Dry film masks placed on PCBs are cured by controlled photo or thermo processes like UV lamps or heating plates to complete the crosslinking reaction. This ends up forming the final solid coating. Proper curing ensures the solder mask is fully hardened and ready for further processing.

Step 4: Inspection


Automated optical inspection (AOI) machines carefully examine the finished solder mask coating for flaws or deficiencies. High-resolution cameras detect issues like voids, bridges between traces, or stains that could compromise protection. This ensures the quality meets specifications before further assembly. Any problem areas identified may require a touch-up application to fix.

Step 5: Drill Mask If Required


Drill Masking, an additional solder mask coating, is sometimes applied over plated through-hole (PTH) drill holes after the main application. This prevents solder from wicking or drawing into the holes during the surface mount assembly process, which could cause defects. The drill mask liquid is precisely screen printed only over the holes using the same basic techniques as the main solder mask process.

Step 6: Marking/Finishing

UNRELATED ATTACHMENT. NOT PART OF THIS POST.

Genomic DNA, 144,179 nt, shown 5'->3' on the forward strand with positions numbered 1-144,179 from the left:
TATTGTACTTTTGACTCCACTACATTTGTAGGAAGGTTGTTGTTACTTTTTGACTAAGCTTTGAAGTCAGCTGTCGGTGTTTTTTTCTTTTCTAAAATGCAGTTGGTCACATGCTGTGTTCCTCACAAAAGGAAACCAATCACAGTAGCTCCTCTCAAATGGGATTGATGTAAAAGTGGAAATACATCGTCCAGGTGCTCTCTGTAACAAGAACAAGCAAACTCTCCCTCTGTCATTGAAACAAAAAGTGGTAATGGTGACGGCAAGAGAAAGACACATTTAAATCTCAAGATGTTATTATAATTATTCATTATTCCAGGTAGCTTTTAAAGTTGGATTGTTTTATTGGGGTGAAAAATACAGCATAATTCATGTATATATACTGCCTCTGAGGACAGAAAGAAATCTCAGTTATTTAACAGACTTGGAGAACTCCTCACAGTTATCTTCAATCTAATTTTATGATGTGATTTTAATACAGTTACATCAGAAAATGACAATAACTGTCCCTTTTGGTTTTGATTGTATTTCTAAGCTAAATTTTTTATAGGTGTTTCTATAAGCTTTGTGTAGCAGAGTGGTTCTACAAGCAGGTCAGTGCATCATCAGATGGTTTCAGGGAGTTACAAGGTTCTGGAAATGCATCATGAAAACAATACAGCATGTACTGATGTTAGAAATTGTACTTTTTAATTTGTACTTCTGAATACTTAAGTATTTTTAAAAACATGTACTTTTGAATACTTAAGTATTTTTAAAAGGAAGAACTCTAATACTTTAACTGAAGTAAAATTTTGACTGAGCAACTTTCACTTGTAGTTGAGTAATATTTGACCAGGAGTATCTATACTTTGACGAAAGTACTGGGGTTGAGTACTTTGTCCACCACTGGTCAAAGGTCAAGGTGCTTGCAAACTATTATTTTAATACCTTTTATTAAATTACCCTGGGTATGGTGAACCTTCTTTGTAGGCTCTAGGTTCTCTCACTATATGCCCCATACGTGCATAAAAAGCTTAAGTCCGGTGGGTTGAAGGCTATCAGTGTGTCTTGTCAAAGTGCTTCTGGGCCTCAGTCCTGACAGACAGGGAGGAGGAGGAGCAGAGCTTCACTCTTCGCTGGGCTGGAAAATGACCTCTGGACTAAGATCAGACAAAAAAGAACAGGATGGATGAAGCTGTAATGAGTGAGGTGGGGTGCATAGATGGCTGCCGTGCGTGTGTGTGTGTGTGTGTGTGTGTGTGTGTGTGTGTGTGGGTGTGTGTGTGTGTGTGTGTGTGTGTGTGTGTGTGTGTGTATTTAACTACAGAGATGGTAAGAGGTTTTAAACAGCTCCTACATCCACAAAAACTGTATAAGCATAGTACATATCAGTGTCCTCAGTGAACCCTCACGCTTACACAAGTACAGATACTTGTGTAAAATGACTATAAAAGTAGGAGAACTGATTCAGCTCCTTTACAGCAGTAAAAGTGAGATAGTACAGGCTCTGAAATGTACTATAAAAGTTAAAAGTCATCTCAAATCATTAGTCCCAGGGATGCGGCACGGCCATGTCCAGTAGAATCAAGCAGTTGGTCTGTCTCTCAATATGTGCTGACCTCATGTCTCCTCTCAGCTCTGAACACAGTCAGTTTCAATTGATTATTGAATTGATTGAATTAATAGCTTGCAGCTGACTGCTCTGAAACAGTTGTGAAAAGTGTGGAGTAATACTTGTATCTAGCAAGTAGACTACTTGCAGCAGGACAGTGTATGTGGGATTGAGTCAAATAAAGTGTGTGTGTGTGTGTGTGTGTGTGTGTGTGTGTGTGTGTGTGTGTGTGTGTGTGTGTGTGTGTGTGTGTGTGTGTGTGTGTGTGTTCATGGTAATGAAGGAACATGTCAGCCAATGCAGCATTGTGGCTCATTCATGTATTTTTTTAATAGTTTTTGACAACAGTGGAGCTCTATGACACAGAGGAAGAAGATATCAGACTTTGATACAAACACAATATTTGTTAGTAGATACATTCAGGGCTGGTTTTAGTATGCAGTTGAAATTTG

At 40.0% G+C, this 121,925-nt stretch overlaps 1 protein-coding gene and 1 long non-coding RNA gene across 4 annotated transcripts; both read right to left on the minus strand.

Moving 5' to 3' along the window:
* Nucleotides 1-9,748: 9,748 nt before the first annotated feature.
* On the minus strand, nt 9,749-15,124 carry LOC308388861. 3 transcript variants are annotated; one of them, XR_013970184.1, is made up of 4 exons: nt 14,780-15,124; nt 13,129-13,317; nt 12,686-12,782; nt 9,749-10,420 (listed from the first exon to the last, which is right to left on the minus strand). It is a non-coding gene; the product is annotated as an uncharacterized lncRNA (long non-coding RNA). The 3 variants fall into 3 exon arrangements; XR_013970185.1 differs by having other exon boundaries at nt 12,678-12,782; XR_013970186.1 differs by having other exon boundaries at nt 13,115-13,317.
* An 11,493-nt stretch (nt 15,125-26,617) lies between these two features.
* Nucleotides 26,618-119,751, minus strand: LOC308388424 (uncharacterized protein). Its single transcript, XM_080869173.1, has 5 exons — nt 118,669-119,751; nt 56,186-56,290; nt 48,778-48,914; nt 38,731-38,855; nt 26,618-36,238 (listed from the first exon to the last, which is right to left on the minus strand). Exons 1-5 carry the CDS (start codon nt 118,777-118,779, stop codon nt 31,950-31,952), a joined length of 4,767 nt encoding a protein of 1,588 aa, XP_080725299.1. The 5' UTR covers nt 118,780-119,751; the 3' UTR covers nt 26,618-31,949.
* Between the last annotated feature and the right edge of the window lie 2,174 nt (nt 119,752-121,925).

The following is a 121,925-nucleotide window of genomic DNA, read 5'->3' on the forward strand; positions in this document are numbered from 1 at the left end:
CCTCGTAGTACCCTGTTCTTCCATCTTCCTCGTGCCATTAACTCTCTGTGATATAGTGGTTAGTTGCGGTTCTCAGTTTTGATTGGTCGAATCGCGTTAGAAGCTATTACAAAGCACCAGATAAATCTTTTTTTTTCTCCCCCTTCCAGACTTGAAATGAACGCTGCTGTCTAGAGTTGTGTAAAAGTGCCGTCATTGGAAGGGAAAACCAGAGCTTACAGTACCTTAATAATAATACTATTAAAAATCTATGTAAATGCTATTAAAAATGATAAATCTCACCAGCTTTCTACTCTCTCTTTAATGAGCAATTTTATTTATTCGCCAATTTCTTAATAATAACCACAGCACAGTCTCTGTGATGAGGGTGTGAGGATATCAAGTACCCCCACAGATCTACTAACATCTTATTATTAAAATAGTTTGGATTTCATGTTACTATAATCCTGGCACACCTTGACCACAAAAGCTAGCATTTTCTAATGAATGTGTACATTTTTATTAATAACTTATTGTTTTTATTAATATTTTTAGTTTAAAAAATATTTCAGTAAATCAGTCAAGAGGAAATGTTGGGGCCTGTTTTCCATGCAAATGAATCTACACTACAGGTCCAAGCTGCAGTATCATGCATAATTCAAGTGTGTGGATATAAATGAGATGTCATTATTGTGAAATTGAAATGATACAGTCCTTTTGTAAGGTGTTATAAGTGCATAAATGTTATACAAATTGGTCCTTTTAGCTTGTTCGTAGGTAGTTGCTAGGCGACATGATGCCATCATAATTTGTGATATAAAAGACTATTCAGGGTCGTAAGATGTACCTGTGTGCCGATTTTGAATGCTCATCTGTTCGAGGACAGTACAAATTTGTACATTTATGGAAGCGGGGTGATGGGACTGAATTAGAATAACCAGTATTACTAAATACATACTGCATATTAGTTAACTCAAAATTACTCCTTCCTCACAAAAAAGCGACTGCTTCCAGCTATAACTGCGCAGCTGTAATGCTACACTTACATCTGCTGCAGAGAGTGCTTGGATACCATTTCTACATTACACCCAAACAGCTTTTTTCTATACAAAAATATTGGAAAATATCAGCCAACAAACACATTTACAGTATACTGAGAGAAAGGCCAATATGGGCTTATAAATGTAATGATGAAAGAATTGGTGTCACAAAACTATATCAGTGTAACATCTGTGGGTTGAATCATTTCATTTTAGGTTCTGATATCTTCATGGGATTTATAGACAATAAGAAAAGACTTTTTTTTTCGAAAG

Identification markings may be added if the customer requires them. This commonly involves screen printing labels, logos, or traceability codes directly onto the solder-masked surfaces using special markings inks.

Surface finishing, like tin-lead plating, is sometimes applied at this stage to enhance solderability before component placement. The fully processed, inspected, and marked boards are prepared for final packaging and shipping to the customer or the next assembly stage.

IPC Standards for Solder Mask on PCB


Proper solder mask application and features are crucial for manufacturability and reliability. IPC has established several standards to guide solder mask specification and testing.

IPC-SM-840 outlines requirements and test methods for liquid photo-imageable solder mask materials. It covers items like recommended film thickness, curing temperature, adhesion properties, and resistance to solvents.


IPC-SM-781 covers standard electrical and physical tests for solder masks. This includes inspection of pinhole and void defects, pad cratering, filleting, and impact resistance. Correct solder mask coverage helps prevent short circuits.


IPC-SF-818 establishes guidelines for solder mask definitions and abbreviations. This standardizes terminology for features like solder mask color, legend alignment, and other attributes. Consistent language prevents specification errors.